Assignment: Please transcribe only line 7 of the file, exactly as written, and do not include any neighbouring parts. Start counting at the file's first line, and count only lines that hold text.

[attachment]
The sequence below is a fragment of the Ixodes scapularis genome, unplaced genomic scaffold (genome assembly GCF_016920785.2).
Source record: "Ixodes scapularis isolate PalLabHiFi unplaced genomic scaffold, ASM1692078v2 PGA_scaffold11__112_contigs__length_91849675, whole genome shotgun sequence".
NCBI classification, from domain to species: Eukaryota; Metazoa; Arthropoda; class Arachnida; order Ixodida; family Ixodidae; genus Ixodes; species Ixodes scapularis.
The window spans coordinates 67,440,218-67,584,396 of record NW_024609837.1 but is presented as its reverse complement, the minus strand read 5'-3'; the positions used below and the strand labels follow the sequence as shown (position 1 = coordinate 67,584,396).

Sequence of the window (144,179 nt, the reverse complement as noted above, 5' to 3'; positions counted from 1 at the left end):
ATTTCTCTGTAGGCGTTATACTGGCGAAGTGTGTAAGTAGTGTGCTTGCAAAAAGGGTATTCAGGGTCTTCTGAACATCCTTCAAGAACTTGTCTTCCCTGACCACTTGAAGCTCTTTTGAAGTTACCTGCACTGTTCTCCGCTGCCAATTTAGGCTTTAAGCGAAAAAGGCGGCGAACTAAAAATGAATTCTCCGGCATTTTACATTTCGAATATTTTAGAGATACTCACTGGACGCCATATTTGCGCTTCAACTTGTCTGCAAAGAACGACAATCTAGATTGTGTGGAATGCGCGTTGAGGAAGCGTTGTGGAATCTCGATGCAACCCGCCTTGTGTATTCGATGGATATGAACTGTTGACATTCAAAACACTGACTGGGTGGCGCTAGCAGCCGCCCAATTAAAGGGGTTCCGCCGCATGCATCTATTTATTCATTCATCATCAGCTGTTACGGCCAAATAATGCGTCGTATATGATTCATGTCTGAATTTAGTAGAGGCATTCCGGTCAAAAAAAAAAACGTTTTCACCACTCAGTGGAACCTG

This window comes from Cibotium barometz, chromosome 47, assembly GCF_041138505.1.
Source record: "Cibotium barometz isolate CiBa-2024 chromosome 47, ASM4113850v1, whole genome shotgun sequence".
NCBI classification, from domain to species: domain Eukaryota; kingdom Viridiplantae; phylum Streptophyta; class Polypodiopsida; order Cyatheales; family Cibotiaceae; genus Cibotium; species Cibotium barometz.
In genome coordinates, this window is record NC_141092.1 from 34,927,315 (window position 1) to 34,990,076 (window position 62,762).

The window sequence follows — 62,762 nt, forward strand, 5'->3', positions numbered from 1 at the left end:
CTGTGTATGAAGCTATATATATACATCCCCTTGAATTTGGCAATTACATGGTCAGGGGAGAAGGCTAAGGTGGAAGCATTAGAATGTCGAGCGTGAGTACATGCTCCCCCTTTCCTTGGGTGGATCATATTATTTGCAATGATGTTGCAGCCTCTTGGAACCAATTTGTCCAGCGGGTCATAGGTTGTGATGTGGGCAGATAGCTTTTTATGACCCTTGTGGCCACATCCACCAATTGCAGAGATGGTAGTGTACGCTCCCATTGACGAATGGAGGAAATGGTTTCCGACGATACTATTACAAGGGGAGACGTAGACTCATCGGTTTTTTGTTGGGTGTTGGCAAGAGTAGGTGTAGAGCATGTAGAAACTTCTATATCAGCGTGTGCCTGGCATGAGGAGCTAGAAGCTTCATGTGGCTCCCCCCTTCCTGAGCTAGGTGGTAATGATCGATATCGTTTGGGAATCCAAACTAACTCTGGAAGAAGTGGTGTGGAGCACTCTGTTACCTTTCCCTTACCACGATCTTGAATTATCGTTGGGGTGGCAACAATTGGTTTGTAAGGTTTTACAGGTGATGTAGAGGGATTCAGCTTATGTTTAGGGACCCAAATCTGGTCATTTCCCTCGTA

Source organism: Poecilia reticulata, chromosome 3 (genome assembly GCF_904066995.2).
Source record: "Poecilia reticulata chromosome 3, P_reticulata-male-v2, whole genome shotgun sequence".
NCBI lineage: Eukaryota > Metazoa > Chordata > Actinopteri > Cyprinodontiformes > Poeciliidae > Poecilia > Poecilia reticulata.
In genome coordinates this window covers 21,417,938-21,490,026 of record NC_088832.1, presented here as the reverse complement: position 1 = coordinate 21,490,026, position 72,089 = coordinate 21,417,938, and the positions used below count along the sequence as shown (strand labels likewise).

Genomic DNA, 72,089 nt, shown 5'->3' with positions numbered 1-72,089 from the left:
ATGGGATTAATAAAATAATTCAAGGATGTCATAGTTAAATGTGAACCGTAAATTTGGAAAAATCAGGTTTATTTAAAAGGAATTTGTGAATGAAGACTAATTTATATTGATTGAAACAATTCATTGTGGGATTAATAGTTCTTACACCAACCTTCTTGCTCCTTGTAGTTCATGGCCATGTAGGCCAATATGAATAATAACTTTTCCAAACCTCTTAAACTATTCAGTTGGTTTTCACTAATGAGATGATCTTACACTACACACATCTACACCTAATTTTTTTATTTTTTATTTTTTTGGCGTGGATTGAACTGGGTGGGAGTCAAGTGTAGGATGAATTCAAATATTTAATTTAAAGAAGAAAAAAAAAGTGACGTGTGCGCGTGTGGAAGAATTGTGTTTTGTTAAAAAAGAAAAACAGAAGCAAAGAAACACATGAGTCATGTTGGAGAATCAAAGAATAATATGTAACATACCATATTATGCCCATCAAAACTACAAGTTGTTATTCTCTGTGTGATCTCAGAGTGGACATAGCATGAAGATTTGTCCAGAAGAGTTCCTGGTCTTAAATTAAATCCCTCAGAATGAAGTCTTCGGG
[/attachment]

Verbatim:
This window comes from Cibotium barometz, chromosome 47, assembly GCF_041138505.1.